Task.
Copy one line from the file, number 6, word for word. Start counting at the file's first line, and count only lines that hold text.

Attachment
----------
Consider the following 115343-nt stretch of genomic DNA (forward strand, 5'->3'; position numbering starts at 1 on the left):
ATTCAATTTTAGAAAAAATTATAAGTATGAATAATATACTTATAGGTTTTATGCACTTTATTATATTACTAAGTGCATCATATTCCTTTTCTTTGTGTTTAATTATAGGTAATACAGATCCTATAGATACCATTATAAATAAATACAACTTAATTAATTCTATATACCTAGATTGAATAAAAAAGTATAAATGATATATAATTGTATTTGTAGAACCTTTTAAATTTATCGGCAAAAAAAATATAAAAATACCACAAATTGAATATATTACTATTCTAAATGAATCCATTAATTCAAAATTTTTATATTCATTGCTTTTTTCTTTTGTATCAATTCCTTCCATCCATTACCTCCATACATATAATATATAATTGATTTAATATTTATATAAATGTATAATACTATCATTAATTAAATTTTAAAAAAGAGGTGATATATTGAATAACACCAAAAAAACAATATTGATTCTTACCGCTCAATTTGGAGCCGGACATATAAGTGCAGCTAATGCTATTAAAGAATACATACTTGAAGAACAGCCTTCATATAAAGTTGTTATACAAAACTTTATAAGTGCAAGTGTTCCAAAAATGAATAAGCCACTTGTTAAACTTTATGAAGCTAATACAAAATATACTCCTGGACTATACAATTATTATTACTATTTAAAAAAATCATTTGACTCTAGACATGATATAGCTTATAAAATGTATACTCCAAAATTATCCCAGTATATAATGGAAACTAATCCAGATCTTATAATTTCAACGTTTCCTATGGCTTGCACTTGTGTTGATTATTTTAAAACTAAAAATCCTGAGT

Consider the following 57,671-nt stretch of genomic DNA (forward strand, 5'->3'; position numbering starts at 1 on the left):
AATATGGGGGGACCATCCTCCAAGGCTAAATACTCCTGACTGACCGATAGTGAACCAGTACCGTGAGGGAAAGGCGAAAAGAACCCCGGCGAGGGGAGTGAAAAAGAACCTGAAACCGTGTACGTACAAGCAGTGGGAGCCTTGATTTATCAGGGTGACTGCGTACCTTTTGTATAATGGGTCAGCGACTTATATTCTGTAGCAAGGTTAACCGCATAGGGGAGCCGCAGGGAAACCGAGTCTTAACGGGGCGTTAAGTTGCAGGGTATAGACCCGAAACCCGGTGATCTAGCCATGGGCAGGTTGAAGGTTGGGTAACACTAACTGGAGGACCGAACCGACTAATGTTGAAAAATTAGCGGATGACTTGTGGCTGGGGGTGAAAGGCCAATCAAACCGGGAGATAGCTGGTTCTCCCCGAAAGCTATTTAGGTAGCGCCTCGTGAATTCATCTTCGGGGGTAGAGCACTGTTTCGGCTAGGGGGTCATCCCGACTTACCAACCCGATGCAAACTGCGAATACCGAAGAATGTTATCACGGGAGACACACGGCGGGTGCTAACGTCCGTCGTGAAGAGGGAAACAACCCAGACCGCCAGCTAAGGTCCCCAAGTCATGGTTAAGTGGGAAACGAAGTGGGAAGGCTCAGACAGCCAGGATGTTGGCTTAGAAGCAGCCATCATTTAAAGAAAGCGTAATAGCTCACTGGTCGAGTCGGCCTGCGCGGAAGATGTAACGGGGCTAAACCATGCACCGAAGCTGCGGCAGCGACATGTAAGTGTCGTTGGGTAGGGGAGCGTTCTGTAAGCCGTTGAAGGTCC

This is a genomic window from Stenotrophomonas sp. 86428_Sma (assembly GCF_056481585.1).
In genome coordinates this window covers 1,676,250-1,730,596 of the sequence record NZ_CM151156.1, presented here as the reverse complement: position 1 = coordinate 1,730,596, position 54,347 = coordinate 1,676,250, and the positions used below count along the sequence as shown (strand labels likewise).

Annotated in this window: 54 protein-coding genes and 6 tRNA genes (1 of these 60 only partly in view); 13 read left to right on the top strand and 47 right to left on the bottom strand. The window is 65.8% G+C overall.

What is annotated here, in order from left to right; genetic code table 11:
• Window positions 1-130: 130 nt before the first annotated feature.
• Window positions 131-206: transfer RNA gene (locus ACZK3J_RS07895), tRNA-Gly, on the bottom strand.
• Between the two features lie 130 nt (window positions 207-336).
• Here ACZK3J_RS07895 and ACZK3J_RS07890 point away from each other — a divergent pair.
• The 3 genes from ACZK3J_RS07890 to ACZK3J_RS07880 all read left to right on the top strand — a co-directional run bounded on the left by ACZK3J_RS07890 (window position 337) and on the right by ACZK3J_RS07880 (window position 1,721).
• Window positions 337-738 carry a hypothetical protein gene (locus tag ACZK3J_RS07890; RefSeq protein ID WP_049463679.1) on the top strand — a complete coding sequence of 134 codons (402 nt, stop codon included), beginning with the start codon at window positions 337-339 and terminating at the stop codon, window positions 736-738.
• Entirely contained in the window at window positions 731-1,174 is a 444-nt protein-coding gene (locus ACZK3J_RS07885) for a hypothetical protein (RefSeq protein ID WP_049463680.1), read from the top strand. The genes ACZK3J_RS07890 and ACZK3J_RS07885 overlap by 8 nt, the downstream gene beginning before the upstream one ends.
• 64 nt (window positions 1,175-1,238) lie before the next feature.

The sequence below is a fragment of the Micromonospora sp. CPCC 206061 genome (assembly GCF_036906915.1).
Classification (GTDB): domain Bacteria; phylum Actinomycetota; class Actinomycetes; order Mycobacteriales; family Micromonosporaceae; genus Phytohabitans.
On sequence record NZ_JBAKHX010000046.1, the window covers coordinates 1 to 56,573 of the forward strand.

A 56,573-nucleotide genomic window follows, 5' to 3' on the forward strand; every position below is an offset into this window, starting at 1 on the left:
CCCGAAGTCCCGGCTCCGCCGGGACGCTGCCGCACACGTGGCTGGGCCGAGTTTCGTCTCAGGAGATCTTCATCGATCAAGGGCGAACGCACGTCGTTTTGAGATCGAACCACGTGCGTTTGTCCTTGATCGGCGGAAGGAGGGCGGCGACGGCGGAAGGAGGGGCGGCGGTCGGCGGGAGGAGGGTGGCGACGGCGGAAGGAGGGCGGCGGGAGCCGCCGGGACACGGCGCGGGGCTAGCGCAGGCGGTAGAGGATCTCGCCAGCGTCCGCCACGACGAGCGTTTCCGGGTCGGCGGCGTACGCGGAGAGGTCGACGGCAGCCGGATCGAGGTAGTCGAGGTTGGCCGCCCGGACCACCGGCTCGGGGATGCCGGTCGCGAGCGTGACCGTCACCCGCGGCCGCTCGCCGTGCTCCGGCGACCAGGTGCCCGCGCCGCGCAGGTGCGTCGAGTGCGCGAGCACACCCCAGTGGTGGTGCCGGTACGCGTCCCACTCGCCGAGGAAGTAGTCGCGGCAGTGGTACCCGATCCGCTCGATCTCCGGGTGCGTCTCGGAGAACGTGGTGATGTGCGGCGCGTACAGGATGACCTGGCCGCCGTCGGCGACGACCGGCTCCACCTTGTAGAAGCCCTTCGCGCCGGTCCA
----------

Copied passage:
In genome coordinates this window covers 1,676,250-1,730,596 of the sequence record NZ_CM151156.1, presented here as the reverse complement: position 1 = coordinate 1,730,596, position 54,347 = coordinate 1,676,250, and the positions used below count along the sequence as shown (strand labels likewise).